Fun with Git

This weekend I reorganize my home source code projects. I have a number of machines, and over the years each one had accumulated several small source- code projects. (Python scripts, toy games, things like that.) I wanted to put these projects under source code control. I also wanted to make sure they were backed-up. Most of these little projects are not ready to be published, so I didn’t want to use one of the many web-based systems for source-code management.

After some research, I decided to use replicated git repositories.

I created a remote git repository on an Internet-facing machine, and then created local git repositories on each of my development machines. Now I can use git push and git pull to keep the repositories synchronized. I use git’s built-in ssh transport, so the only thing I had to do on the Internet-facing- machine was make sure that the git executables were in the non-interactive- ssh-shell’s path. (Which I did by adding them in my .bashrc file.)

Git’s ability to work off-line came in handy this Sunday, as I was attending an elementary-school chess tournament with my son. Our local public schools don’t have open WiFi, so there was no Internet connectivity. But I was able to happily work away using my local git, and later easily push my changes back to the shared repository.

Microsoft New Xbox Experience Avatars

I just tried creating an avatar on Microsoft’s new Xbox dashboard. As you can see (at least when the Microsoft server isn’t being hammered) on the left, they provide a URL for displaying your current Avatar on a web page.

The character creation system is not too bad. In some ways it’s more flexible than Nintendo’s Mii (for example more hair styles and clothing), but in other ways it’s more limited (less control over facial feature placement).

My avatar looks better on the Xbox than it does here – they should consider sharpening the image. For example, the T-shirt my avatar is wearing has a thin-lined Xbox symbol.

I think they do a good job of avoiding the Uncanny Valley effect. I look forward to seeing how avatars end up being used in the Xbox world.

In othe Xbox-related news I’m enjoying playing Banjo Kazooie Nuts & Bolts with my son. All we have right now is the demo, but it’s great fun for anyone who likes building things. It’s replaced Cloning Clyde as my son’s favorite Xbox game.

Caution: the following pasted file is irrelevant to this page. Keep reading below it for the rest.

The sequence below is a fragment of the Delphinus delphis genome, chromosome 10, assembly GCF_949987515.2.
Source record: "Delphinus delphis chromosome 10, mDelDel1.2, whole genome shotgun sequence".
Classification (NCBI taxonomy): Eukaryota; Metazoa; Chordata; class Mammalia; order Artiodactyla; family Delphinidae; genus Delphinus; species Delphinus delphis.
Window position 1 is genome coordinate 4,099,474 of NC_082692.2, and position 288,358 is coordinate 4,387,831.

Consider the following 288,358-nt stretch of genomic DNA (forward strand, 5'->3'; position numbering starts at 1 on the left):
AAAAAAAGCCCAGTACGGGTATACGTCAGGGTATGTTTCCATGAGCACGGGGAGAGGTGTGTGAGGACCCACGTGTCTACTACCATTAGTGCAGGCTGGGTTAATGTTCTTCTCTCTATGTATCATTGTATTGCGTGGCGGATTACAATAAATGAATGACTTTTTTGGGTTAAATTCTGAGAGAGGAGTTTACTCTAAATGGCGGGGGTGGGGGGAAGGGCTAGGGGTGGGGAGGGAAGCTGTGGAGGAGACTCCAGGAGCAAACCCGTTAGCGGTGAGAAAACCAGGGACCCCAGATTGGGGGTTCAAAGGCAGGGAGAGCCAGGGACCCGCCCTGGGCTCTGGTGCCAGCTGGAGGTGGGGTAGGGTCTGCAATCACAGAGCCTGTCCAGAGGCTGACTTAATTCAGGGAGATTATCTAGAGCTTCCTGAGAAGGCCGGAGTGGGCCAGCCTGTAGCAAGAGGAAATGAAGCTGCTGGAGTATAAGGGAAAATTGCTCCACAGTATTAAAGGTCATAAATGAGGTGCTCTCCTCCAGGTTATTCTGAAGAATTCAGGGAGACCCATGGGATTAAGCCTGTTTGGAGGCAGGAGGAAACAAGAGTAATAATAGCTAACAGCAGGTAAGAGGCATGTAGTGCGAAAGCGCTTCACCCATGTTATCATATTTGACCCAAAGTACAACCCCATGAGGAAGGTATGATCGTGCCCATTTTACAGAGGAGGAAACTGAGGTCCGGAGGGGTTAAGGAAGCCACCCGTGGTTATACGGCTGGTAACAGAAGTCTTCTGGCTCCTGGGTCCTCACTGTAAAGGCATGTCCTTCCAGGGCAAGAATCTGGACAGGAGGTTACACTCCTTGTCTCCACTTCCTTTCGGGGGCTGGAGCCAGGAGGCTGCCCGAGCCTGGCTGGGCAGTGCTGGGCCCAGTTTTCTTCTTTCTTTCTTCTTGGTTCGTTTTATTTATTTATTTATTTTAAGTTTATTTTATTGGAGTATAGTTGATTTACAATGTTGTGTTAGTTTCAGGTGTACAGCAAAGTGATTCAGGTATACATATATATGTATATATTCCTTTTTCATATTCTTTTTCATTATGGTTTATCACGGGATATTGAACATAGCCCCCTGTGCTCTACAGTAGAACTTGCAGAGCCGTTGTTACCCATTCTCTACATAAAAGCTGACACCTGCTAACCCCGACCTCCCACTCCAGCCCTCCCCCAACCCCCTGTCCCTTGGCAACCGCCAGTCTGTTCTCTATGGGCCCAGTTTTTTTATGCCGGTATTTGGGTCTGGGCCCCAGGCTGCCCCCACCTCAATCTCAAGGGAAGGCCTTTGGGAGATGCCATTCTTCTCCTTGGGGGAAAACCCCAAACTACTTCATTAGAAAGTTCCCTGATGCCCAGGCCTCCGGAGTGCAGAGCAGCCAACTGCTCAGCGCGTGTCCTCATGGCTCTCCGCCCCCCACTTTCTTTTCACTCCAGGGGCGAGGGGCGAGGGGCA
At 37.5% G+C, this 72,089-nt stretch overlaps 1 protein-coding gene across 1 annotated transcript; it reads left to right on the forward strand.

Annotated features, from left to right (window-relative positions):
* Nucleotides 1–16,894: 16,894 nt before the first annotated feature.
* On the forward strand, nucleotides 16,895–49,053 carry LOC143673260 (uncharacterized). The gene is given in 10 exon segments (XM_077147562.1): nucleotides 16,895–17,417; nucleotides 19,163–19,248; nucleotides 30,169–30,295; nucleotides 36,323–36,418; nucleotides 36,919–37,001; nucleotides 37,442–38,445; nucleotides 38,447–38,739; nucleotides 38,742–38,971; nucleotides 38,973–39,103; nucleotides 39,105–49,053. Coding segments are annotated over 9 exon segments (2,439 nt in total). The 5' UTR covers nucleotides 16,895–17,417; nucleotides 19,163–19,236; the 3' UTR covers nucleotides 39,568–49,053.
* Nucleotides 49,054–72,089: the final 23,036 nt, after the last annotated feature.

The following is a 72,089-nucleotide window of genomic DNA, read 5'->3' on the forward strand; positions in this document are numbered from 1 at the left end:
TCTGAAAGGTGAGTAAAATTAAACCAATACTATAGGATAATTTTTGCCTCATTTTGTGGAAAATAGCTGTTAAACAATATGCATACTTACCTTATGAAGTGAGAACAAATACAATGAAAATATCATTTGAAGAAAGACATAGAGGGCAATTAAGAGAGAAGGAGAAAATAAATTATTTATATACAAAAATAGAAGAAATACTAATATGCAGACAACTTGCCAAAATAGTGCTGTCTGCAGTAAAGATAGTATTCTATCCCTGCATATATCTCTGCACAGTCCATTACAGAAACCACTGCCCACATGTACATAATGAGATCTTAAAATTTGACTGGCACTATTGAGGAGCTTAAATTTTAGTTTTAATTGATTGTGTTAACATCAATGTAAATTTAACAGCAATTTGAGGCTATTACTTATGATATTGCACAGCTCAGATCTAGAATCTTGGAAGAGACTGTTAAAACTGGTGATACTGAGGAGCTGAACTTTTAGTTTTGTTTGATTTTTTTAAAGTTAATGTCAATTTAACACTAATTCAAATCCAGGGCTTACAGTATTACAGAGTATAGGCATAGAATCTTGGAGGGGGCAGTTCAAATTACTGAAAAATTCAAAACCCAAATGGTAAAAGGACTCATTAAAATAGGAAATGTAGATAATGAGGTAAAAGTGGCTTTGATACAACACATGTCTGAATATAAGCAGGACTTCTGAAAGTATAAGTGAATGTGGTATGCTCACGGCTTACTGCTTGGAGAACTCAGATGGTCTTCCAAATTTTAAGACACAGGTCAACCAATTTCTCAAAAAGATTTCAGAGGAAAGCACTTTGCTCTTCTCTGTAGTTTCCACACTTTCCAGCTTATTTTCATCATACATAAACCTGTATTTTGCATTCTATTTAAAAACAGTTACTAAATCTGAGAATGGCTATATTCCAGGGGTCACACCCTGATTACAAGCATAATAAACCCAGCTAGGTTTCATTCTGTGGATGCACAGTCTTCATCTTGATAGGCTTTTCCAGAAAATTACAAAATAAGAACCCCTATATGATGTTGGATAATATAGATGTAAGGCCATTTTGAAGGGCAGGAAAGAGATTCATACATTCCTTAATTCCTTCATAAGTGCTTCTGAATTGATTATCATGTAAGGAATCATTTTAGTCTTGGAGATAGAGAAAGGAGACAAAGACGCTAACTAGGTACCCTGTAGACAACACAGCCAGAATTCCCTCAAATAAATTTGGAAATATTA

Internals of the Azul Systems Multi-core Java processor

I’m a big fan of CPU architectures. Here’s a conversation between David Moon formerly of Symbolics Lisp Machines and Cliff Click Jr. of Azule Systems. They discuss details of both the Lisp Machine architecture and Azule’s massively multi-core Java machine.

A Brief Conversation with David Moon

The claim (from both Symbolics and Azule) is that adding just a few instructions to an ordinary RISC instruction set can make GC much faster. With so much code being run in Java these days I wonder if we’ll see similar types of instructions added to mainstream architectures.

Next gen video console speculation suggests we aim low

The next generation of video game consoles should start in 2011. (Give or take a year). It takes about three years to develop a video game console, so work should be ramping up at all three video game manufacturers.

Nintendo’s best course-of-action is pretty clear: Do a slightly souped-up Wii. Perhaps with lots of SD-RAM for downloadable games. Probably with low-end HD resolution graphics. Definately with an improved controller (for example with the recent gyroscope slice built in.)

Sony and Microsoft have to decide whether to aim high or copy Nintendo.

Today a strong rumor has it that Sony is polling developers to see what they think of a PlayStation 4 that is similar to a cost-reduced PlayStation 3 (same Cell, cheaper RAM, cheap launch price.)

Sony PS4 Poll

That makes sense as Sony has had problems this generation due to the high launch cost of the PS3. The drawback of this scheme is that it does nothing to make the PS4 easy to program.

In the last few weeks we’ve seen other rumors that Microsoft’s being courted by Intel to put the Larrabee GPU in the next gen Xbox. I think that if Sony aims low, it’s likely that Microsoft will be foreced to aim low too, which would make a Larrabee GPU unlikely. That makes me sad – in my dreams, I’d love to see an Xbox 4 that used a quad-core x86 CPU and a 16-core Larrabee GPU.

Well, the great thing is that we’ll know for sure, in about 3 years. :-)